Are Farmers the Enemies of Nature?

12 Feb 2024

The Slow Food association has supported producers who work with respect for the land, biodiversity and consumer health for many years, always prioritizing the environment and social justice

Exploiting the difficulties of those who work the land is a dangerous fuse that is igniting Europe and is the result of decades of political short-sightedness "

- Slow Food Italy -

Farmers’ protests are currently sweeping Europe, with tractors being driven down city streets across the continent. Sadly, the reaction has followed a script that we see repeated daily in many contexts. A protest that has developed out of deep hardship is being trivialized, in this case reduced to a clash between farmers and environmentalists or farmers and the European Union, as well as being exploited and manipulated by those seeking an electoral advantage or the protection of private interests.

This polarization hinders any understanding of the actual problems, let alone solutions, instead aggravating them and exacerbating tensions.

Side by side on the tractors we can see farmers who practice intensive agriculture, which is supported by millions of euros but still leaves them and the land impoverished, and virtuous farmers who are being abandoned to their fate, without a future, just like the rural areas where they live and work that are all too often ignored by governments and policymakers. It is precisely those rural areas that are so vulnerable to the increasingly frequent extreme weather events.

The fire currently raging across Europe is the result of decades during which politics has neglected agriculture and the living and working conditions of those who produce food, especially in inland areas. Today, a handful of financial groups and multinationals control much of industrial food production: seeds, fertilizers, pesticides, the genetics of animal breeds, processing and distribution. Our food system does not protect its foundations (the land and those who work it), but instead annihilates the most virtuous farmers and generates intolerable waste (almost a third of all the food produced). For years, we have turned a blind eye to farmers forced to let fruit rot on trees because it costs too much to harvest it; those who, out of desperation, poured milk onto the streets; others selling wheat at the same price as ten years ago; and still more crushed by the demands of large retailers. And so the discontent has exploded, directed (deliberately) at the wrong target: the ecological transition and measures put in place to protect the environment. As the environmentalist Alexander Langer said, "the ecological transition will be primarily social, or it will not be." "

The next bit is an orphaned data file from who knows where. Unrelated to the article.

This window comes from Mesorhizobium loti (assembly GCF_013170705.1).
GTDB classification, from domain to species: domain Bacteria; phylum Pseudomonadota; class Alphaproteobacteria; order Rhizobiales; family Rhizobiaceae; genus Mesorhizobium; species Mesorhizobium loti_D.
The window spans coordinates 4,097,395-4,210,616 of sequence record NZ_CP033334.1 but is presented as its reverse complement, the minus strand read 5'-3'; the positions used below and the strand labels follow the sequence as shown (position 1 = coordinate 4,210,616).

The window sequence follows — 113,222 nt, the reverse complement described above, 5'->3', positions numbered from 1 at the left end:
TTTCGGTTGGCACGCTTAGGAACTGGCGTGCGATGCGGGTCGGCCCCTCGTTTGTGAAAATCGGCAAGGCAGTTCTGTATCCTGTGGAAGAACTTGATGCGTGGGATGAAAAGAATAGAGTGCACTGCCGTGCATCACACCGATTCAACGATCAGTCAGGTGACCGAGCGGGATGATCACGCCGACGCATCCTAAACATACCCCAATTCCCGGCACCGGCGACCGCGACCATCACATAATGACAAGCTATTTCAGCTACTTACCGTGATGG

- Serena Milano, director of Slow Food Italy -

The Green Deal is a necessary path. These years are crucial. We must act now to counter the climate crisis, rebuild a harmonious and sensible relationship with nature, restore the fertility of European soils and produce food with respect for animals and the environment. As many studies have shown, starting from the IPBES-IPCC report, only biodiversity will allow us to adapt to the effects of the climate crisis. But we must support and accompany those who produce our food using agroecological practices and also support all the others by activating shared pathways. We hear of the considerable European subsidies for agriculture, but people forget that most of the money from the Common Agricultural Policy continues to go only to a few large companies, with 80% of the funding going to 20% of agricultural businesses, primarily rewarding intensive agriculture. It is political institutions, made up of people we ourselves choose through voting, who dispense these funds in such short-sighted ways. Without a transition and regeneration that is both ecological and social, our agriculture will lose out and be increasingly at the mercy of multinationals and market sentiment. And we will all lose the opportunity for a future of beauty because we will not save nature, Nature will save us! "

- Barbara Nappini, president of Slow Food Italy -

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